As restorative materials, adhesives, and cements, continue to evolve and improve, keeping up with the latest advancements is difficult. Patients continue to have high expectations for long term clinical success. Having an understanding and working knowledge of these materials will enable you to make sound decisions and drive that long term success. This half day lecture will discuss factors affecting the selection of indirect restorative materials that will satisfy the aesthetic and functional goals of the patient as conservatively as possible. Cases will be used to demonstrate the use of these materials, bonding agents, and cements in different clinical situations.

Learning Objectives:

  • The factors affecting material selection.
  •  Monolithic vs. layered restorations.
  • Combining aesthetics and function with emax lithium disilicate.
  • Advantages and disadvantages of full contour zirconia.
  • The benefits of the new universal adhesives.
  • Which cements to use when and why?
  • How to treat the tooth and the restoration when conventionally cementing or adhesively bonding.
  • The long term benefits of bioactive cements.
What’s a Dentist to Do?: Diagnosis, Treatment Options, and Rehabilitation of Difficult and Unusual Cases

Sometimes the restorative dentist encounters clinical situations that are out of the ordinary and can often be difficult to treatment plan. This half day lecture will examine several such cases in order to explore treatment options and develop treatment plans. Treatment results will be demonstrated along with helpful clinical tips on: material selection, how to determine incisal edge position, intra-oral composite mock-ups, opening bites, taking CR records, avoiding biologic width violations, fabricating and evaluating provisional restorations, multiple unit adhesive cementation, bonding to porcelain in the mouth, and fine tuning occlusal adjustments.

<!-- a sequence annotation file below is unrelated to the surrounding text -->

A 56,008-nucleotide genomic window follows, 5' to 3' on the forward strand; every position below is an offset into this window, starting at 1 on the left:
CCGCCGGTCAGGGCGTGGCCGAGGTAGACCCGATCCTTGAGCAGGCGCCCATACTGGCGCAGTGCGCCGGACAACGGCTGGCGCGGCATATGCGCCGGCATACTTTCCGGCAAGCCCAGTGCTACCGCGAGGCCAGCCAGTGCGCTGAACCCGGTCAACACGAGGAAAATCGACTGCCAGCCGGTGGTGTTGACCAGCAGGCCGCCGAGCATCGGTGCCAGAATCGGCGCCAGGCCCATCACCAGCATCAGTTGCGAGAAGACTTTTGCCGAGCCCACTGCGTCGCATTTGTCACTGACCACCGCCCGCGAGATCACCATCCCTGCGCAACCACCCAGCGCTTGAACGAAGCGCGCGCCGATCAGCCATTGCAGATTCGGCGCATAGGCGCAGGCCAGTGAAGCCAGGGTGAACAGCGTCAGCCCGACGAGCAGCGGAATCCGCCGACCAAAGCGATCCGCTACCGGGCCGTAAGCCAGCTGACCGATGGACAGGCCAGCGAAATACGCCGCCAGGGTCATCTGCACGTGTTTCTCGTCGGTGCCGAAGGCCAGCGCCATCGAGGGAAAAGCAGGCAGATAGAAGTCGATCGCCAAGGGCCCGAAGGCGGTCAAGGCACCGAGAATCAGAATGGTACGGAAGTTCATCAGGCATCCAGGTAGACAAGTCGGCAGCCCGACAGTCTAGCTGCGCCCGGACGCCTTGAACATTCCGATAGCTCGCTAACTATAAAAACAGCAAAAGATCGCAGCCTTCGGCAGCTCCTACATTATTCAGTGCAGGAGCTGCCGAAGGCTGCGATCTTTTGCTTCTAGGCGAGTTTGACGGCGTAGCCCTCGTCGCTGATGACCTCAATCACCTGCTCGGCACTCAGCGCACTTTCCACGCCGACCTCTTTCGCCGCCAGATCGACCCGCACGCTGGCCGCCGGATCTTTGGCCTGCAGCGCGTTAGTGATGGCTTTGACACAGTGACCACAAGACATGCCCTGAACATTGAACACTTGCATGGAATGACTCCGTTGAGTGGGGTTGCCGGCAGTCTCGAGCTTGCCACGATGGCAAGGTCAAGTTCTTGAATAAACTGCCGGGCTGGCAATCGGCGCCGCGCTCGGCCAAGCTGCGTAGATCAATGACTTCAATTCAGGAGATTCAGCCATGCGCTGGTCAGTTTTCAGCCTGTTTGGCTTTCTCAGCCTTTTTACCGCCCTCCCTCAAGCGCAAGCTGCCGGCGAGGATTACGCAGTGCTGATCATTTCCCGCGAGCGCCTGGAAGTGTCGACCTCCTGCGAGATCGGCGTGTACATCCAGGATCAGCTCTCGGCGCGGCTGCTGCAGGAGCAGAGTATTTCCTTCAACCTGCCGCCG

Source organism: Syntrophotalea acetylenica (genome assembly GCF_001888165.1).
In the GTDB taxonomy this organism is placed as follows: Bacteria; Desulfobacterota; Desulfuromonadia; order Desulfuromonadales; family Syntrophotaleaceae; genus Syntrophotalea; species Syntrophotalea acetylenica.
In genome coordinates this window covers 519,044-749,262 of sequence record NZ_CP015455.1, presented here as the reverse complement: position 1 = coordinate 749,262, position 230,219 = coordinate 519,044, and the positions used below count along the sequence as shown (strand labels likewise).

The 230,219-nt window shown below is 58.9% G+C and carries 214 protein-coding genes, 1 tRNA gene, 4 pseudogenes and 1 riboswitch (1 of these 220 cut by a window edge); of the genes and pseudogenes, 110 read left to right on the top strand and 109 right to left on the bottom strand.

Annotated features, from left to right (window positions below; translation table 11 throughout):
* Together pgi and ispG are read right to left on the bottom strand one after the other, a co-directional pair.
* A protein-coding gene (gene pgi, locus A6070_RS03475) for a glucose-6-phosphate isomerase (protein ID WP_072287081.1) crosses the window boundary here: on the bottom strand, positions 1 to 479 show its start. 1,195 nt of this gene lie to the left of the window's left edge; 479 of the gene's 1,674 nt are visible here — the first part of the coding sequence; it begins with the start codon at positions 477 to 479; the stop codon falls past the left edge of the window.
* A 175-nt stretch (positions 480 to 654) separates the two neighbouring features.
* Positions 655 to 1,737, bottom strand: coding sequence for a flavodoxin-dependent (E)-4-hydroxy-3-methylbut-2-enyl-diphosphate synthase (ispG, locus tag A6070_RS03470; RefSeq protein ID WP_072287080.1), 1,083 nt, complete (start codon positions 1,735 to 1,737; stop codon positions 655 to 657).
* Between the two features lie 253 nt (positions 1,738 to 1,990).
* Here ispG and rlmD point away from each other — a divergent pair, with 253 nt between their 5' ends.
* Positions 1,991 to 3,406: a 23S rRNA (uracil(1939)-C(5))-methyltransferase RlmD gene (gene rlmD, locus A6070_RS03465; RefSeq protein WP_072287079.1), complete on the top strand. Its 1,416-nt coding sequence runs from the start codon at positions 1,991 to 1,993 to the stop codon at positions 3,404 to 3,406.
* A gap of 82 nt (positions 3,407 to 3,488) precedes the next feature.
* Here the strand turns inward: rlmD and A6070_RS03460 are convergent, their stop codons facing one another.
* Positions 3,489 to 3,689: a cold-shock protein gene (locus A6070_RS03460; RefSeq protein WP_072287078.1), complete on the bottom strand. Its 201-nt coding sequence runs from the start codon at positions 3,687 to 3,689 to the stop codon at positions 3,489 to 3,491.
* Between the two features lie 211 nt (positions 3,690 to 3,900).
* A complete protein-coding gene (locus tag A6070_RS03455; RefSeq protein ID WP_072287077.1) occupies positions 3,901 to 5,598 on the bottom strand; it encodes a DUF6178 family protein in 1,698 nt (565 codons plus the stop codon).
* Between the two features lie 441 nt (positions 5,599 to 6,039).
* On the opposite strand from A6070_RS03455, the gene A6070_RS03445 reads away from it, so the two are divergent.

Learning  Objectives :

To explore treatment options and examine clinical results for:

  • Traumatic avulsion of permanent incisors.
  • The dark central incisor.
  • The severely worn dentition.
  • Class III anterior crossbite .
  • The gummy smile.
  • The appliance dependent patient.
  • The cleft lip/ palate patient.
  • The aging face.
Be Aware of Wear: A Systematic Approach to Diagnosing, Treatment Planning, and Restoring the Worn Dentition

In today's society tooth wear is more prevalent than ever and it is therefore incumbent upon the entire dental team to be well versed in recognizing the clinical signs of wear while understanding the importance of prevention when possible and the restorative options when necessary. This half-day lecture will illustrate the different types of tooth wear with clinical examples, and demonstrate a systematic approach to diagnosis and treatment.

Learning Objectives:

  • Recognize the clinical signs of intrinsic and extrinsic erosion.
  • Office protocols to help patients prevent and/or treat acid erosion.
  • Recognize the clinical signs of horizontal and vertical wear patterns.
  • Designing an occlusal scheme that fits the grinding patterns of the patient.
  • Bite opening vs. crown lengthening vs. orthodontic intrusion to gain space for restorations.
  • The importance of an interdisciplinary team in treating wear cases.
  • A systematic approach in the treatment of simple to complex wear cases.

On Demand Courses by Carla Cohn